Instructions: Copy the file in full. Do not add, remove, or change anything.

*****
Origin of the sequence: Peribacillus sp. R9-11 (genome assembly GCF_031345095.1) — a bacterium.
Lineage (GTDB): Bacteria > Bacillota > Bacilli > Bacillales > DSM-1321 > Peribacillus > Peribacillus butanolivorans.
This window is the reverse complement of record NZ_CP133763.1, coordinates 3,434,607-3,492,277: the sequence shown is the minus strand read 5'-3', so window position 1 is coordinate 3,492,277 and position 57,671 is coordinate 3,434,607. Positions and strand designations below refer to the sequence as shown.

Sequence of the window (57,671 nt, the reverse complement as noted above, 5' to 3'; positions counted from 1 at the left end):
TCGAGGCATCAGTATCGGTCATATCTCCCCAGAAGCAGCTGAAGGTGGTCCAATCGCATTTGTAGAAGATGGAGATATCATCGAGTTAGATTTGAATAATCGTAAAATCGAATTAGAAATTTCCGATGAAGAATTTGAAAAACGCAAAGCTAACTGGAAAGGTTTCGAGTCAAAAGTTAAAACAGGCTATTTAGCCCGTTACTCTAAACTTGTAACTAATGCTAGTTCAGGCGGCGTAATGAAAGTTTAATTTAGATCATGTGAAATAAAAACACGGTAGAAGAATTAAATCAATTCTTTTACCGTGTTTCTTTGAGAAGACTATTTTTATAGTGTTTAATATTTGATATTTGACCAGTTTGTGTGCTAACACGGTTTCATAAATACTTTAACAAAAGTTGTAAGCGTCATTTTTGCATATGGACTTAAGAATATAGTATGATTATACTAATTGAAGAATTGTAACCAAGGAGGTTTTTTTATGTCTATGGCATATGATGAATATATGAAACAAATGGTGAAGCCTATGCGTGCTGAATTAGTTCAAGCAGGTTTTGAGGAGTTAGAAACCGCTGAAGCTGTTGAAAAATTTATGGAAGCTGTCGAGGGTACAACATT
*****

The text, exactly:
Origin of the sequence: Peribacillus sp. R9-11 (genome assembly GCF_031345095.1) — a bacterium.
Lineage (GTDB): Bacteria > Bacillota > Bacilli > Bacillales > DSM-1321 > Peribacillus > Peribacillus butanolivorans.
This window is the reverse complement of record NZ_CP133763.1, coordinates 3,434,607-3,492,277: the sequence shown is the minus strand read 5'-3', so window position 1 is coordinate 3,492,277 and position 57,671 is coordinate 3,434,607. Positions and strand designations below refer to the sequence as shown.

Sequence of the window (57,671 nt, the reverse complement as noted above, 5' to 3'; positions counted from 1 at the left end):
TCGAGGCATCAGTATCGGTCATATCTCCCCAGAAGCAGCTGAAGGTGGTCCAATCGCATTTGTAGAAGATGGAGATATCATCGAGTTAGATTTGAATAATCGTAAAATCGAATTAGAAATTTCCGATGAAGAATTTGAAAAACGCAAAGCTAACTGGAAAGGTTTCGAGTCAAAAGTTAAAACAGGCTATTTAGCCCGTTACTCTAAACTTGTAACTAATGCTAGTTCAGGCGGCGTAATGAAAGTTTAATTTAGATCATGTGAAATAAAAACACGGTAGAAGAATTAAATCAATTCTTTTACCGTGTTTCTTTGAGAAGACTATTTTTATAGTGTTTAATATTTGATATTTGACCAGTTTGTGTGCTAACACGGTTTCATAAATACTTTAACAAAAGTTGTAAGCGTCATTTTTGCATATGGACTTAAGAATATAGTATGATTATACTAATTGAAGAATTGTAACCAAGGAGGTTTTTTTATGTCTATGGCATATGATGAATATATGAAACAAATGGTGAAGCCTATGCGTGCTGAATTAGTTCAAGCAGGTTTTGAGGAGTTAGAAACCGCTGAAGCTGTTGAAAAATTTATGGAAGCTGTCGAGGGTACAACATT